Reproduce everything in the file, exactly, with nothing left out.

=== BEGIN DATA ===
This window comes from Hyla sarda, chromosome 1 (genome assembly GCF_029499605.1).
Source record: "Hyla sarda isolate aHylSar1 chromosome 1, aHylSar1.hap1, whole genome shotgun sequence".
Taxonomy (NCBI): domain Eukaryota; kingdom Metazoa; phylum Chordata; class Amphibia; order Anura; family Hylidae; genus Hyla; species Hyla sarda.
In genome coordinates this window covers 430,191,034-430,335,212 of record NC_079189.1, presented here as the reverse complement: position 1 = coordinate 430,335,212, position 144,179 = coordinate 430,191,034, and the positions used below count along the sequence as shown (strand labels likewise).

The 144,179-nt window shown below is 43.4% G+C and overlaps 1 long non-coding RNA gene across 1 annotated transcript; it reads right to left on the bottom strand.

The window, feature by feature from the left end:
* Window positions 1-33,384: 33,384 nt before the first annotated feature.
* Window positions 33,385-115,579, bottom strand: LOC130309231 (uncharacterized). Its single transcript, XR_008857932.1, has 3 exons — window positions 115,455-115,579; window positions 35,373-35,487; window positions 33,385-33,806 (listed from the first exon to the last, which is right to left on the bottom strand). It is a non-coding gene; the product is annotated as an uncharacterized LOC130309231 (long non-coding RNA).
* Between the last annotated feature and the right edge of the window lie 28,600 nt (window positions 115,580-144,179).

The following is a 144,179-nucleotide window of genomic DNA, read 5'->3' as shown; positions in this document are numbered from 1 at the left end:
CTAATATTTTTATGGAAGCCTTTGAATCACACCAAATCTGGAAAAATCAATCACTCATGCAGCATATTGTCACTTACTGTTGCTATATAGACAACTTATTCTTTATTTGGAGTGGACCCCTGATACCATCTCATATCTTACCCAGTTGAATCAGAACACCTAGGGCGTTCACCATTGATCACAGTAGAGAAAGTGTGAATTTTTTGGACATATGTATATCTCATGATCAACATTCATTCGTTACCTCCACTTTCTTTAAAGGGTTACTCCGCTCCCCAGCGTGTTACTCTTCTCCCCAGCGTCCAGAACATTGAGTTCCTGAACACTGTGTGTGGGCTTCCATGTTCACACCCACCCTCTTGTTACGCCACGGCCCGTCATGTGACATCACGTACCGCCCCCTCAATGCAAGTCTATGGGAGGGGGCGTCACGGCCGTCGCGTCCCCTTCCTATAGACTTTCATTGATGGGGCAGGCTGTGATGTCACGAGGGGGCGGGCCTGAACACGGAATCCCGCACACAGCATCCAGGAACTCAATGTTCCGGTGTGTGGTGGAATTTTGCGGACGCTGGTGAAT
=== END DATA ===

This window comes from Hyla sarda, chromosome 1 (genome assembly GCF_029499605.1).
Source record: "Hyla sarda isolate aHylSar1 chromosome 1, aHylSar1.hap1, whole genome shotgun sequence".
Taxonomy (NCBI): domain Eukaryota; kingdom Metazoa; phylum Chordata; class Amphibia; order Anura; family Hylidae; genus Hyla; species Hyla sarda.
In genome coordinates this window covers 430,191,034-430,335,212 of record NC_079189.1, presented here as the reverse complement: position 1 = coordinate 430,335,212, position 144,179 = coordinate 430,191,034, and the positions used below count along the sequence as shown (strand labels likewise).

The 144,179-nt window shown below is 43.4% G+C and overlaps 1 long non-coding RNA gene across 1 annotated transcript; it reads right to left on the bottom strand.

The window, feature by feature from the left end:
* Window positions 1-33,384: 33,384 nt before the first annotated feature.
* Window positions 33,385-115,579, bottom strand: LOC130309231 (uncharacterized). Its single transcript, XR_008857932.1, has 3 exons — window positions 115,455-115,579; window positions 35,373-35,487; window positions 33,385-33,806 (listed from the first exon to the last, which is right to left on the bottom strand). It is a non-coding gene; the product is annotated as an uncharacterized LOC130309231 (long non-coding RNA).
* Between the last annotated feature and the right edge of the window lie 28,600 nt (window positions 115,580-144,179).

The following is a 144,179-nucleotide window of genomic DNA, read 5'->3' as shown; positions in this document are numbered from 1 at the left end:
CTAATATTTTTATGGAAGCCTTTGAATCACACCAAATCTGGAAAAATCAATCACTCATGCAGCATATTGTCACTTACTGTTGCTATATAGACAACTTATTCTTTATTTGGAGTGGACCCCTGATACCATCTCATATCTTACCCAGTTGAATCAGAACACCTAGGGCGTTCACCATTGATCACAGTAGAGAAAGTGTGAATTTTTTGGACATATGTATATCTCATGATCAACATTCATTCGTTACCTCCACTTTCTTTAAAGGGTTACTCCGCTCCCCAGCGTGTTACTCTTCTCCCCAGCGTCCAGAACATTGAGTTCCTGAACACTGTGTGTGGGCTTCCATGTTCACACCCACCCTCTTGTTACGCCACGGCCCGTCATGTGACATCACGTACCGCCCCCTCAATGCAAGTCTATGGGAGGGGGCGTCACGGCCGTCGCGTCCCCTTCCTATAGACTTTCATTGATGGGGCAGGCTGTGATGTCACGAGGGGGCGGGCCTGAACACGGAATCCCGCACACAGCATCCAGGAACTCAATGTTCCGGTGTGTGGTGGAATTTTGCGGACGCTGGTGAAT